Like his predecessors, Lynn was tasked with managing the Pentagon’s complicated administrative, procurement and budget issues.   During his tenure, Lynn has also overseen the development of a new military cyberstrategy and been praised for improving access to social media so service members can communicate with loved ones while deployed overseas.

Copyright 2011 ABC News Radio


Military Industrial: Should Pentagon Budget Be Cut?

US Dept of Defense(WASHINGTON) -- Defense accounts for the largest chunk of U.S. federal spending. Of all the money that Congress controls each year, nearly a quarter goes towards the Pentagon and defense spending.

As Congress mulls budget cuts, defense spending is coming increasingly under scrutiny and threatens to become another explosive topic that could divide Republicans as the 2012 race heats up.

Members of Congress on both sides of the political aisle have ramped up pressure on the Pentagon to find ways to trim its budget amid growing concern about the rising deficit.  House Speaker John Boehner has repeatedly said that "there is no part of this government that should be sacred" and that there's room in the Defense Department's budget to "find savings."

President Obama has proposed cutting $400 billion through the 2023 fiscal year in security spending, more than double what his Defense Secretary Robert Gates proposed.

Gates ordered a budget review last week but offered few specifics on what would be cut.  Rather, the outgoing secretary has talked more about what should be off the chopping block, such as expensive fighter jets and aircraft for the Air Force, new ships for the Navy and ground forces in various parts of the world.

The cost of owning and operating the F-35 Joint Strike Fighter fleet would top $1 trillion over more than 50 years, including an additional $385 billion to purchase 2,500 of the stealthy planes through 2035, according to a report published in the Wall Street Journal.

Proponents of keeping the defense budget steady say neither Gates' amount nor Obama's figure of $400 billion will have any real impact on the deficit, and that it's "penny-wise and pound foolish."

Despite all the rhetoric about finding savings in the defense budget, it's a politically sensitive issue that few want to touch.

Even Obama has done little on this front except to lay a rough and mostly vague outline for future cuts.  In fact, his budget for 2012 proposed $553 billion for the Defense Department's base budget, an increase of $22 billion over the 2010 budget.

Copyright 2011 ABC News Radio


Murkowski to Vote 'Yes' on 'Don't Ask, Don't Tell' Repeal, But There's a Catch

Photo Courtesy - Getty Images(WASHINGTON) -- The push to repeal the military’s controversial "don’t ask, don’t tell" policy potentially received a big boost Wednesday afternoon when GOP Sen. Lisa Murkowski, the apparent winner in Alaska as a write-in candidate, announced that she will support the repeal.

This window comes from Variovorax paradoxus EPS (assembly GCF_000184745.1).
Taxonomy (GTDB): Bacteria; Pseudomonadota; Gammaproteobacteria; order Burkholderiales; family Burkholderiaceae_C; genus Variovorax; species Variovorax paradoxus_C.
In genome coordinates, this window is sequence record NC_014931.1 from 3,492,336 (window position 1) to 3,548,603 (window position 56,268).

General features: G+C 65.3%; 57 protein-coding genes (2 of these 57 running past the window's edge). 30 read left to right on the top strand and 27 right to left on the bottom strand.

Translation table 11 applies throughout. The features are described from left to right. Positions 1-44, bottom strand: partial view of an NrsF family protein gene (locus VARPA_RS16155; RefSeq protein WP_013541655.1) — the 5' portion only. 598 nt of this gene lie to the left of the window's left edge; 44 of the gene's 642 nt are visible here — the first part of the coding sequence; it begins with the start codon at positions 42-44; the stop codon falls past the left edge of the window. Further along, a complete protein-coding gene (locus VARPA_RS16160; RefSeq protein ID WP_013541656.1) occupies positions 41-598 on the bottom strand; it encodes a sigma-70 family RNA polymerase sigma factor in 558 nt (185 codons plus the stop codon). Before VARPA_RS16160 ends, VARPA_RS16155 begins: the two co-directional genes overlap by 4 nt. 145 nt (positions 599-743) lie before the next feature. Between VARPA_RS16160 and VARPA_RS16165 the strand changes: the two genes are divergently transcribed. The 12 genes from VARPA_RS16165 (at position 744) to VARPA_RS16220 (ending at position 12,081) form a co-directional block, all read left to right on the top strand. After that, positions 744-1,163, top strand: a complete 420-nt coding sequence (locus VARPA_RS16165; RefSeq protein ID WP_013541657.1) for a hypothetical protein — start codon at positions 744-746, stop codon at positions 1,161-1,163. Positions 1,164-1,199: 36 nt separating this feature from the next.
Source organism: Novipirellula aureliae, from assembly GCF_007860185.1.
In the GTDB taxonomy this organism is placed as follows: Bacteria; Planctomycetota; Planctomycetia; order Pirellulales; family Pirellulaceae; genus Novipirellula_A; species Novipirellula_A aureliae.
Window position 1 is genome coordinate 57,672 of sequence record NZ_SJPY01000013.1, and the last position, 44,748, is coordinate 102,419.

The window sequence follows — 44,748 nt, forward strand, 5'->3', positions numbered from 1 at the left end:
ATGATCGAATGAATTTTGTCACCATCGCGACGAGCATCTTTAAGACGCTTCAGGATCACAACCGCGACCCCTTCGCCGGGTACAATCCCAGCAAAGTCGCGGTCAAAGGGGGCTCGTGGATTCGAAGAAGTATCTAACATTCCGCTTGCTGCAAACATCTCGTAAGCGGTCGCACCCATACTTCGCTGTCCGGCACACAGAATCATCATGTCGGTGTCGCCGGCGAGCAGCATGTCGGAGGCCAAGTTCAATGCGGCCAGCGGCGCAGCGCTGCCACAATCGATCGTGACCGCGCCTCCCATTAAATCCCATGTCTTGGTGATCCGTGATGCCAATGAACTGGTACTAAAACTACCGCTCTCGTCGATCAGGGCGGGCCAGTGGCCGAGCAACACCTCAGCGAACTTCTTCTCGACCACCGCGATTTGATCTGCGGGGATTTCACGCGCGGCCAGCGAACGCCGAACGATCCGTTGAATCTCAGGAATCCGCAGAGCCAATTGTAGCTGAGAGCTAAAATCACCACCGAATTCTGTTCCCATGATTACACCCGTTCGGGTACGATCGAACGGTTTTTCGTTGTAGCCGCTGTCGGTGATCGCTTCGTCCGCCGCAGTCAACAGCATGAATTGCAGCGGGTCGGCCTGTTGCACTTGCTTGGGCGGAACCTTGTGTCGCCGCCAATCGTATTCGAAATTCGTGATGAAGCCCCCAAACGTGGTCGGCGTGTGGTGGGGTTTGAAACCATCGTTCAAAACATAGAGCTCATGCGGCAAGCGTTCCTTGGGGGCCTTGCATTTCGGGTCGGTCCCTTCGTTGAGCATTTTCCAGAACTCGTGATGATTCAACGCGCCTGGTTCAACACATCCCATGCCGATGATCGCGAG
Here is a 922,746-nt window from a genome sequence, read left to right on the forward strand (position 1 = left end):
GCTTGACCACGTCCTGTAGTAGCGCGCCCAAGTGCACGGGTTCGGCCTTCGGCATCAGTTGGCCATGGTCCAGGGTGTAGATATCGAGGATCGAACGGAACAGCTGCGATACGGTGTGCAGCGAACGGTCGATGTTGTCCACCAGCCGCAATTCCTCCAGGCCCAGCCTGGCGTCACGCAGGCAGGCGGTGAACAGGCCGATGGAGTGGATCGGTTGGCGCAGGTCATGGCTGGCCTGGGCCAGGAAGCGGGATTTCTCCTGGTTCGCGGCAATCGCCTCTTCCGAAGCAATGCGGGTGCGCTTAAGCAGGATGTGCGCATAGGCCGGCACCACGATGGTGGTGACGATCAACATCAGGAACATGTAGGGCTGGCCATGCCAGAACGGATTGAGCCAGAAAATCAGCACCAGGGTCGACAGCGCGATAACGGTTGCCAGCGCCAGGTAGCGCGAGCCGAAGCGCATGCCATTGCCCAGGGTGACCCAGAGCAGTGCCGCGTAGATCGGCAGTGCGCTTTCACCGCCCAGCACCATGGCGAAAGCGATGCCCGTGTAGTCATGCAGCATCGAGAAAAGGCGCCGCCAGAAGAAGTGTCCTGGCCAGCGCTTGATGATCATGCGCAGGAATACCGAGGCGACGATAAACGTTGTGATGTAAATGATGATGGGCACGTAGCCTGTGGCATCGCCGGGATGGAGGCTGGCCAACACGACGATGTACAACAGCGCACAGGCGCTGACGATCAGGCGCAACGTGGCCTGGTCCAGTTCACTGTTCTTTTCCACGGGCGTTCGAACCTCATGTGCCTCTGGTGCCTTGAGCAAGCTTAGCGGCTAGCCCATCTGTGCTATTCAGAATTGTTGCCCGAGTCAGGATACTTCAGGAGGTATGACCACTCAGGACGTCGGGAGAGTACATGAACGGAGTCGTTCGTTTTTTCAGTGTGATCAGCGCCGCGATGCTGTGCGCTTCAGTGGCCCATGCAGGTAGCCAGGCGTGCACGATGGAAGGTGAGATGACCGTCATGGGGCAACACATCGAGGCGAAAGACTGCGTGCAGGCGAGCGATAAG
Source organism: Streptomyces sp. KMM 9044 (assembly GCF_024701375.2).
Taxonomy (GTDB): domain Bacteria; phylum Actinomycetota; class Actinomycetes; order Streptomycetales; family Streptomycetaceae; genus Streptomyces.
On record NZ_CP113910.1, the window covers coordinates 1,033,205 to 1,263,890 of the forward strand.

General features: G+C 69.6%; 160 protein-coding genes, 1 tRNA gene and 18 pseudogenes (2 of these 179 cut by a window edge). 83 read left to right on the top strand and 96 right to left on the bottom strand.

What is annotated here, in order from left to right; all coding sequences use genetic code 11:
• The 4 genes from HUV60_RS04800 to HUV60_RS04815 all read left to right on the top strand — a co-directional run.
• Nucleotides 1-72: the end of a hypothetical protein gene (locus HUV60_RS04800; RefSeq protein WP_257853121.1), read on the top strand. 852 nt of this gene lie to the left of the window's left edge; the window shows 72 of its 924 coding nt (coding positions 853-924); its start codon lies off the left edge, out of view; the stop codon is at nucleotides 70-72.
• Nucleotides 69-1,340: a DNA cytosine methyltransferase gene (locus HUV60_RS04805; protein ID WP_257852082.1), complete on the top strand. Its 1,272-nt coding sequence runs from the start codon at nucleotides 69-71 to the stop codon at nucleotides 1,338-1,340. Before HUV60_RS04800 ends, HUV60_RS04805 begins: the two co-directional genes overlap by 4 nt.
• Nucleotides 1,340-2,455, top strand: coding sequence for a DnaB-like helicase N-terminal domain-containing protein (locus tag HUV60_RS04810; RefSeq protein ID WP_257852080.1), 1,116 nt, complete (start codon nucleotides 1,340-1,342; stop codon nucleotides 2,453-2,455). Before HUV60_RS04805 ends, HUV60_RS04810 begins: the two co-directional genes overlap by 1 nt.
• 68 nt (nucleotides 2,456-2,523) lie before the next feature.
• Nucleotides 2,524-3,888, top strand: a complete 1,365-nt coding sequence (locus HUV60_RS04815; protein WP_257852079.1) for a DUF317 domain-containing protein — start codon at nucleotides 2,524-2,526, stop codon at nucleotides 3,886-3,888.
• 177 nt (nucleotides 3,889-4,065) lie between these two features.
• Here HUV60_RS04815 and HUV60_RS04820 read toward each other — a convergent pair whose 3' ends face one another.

“After reviewing the DOD report and the testimony before the Senate Armed Services Committee by Defense Secretary Gates and Chairman of the Joint Chiefs of Staff Admiral Mullen, I have concluded that it is time to repeal the ‘don’t ask, don’t tell’ law,” Murkowski said in a statement.

“We expect all who serve to serve with integrity, but under current law gay and lesbian service members may speak about their sexual orientation only at the risk of being discharged from performing the duties they have trained hard to carry out,” she said. “America is the loser when it denies those who are willing to make the great sacrifices demanded of our men and women in uniform the opportunity do so on grounds of sexual orientation. I agree with Defense Secretary Gates’ view that the military can successfully implement a repeal of the 'don’t ask, don’t tell' law provided that proper preparations are implemented.”

But there is a catch. Murkowski, who lost the GOP primary to Tea Party favorite Joe Miller but then came back to defeat him as a write-in candidate in November’s election, said her support is contingent on Senate Majority Leader Harry Reid allowing for “an open and fair amendment process.”

“My support for moving the Defense Authorization bill forward, which includes a repeal of the 'don’t ask, don’t tell' policy, will depend on whether the majority allows for an open and fair amendment process,” Murkowski said. “This is a weighty, policy-laden bill that normally takes several weeks to debate and amend. If the majority attempts to push it through allowing little or no debate or votes on amendments, I will be inclined to oppose those efforts.”

The Senate is expected to hold a procedural vote on the annual defense authorization bill -- that includes a repeal of the policy -- on Wednesday night. Sen. Joe Lieberman, I-Ct., believes the Republicans are negotiating for a full amendment process in good faith.

As of late Wednesday afternoon, no agreement on amendments had been reached, leaving the fate of the defense bill -- and the repeal of the policy on gays -- still up in the air.

Copyright 2010 ABC News Radio


Court Orders Immediate "Don't Ask, Don't Tell" Injunction

Photo Courtesy - ABC News Radio(WASHINGTON) -- U.S. District Judge Virginia Phillips on Tuesday ordered a permanent injunction barring enforcement of the military's "don't ask, don't tell" policy, effective immediately. 

The court order, which would affect all service members abroad and in the United States, also requires the government to suspend and discontinue all pending discharge proceedings and investigation under "don't ask, don't tell."

"We have just learned of this ruling.  We are now studying it and will be in consultation with the Department of Justice," said Department of Defense spokesperson, Cynthia Smith.

The government will have 60 days to file an appeal.

Copyright 2010 ABC News Radio

ABC News Radio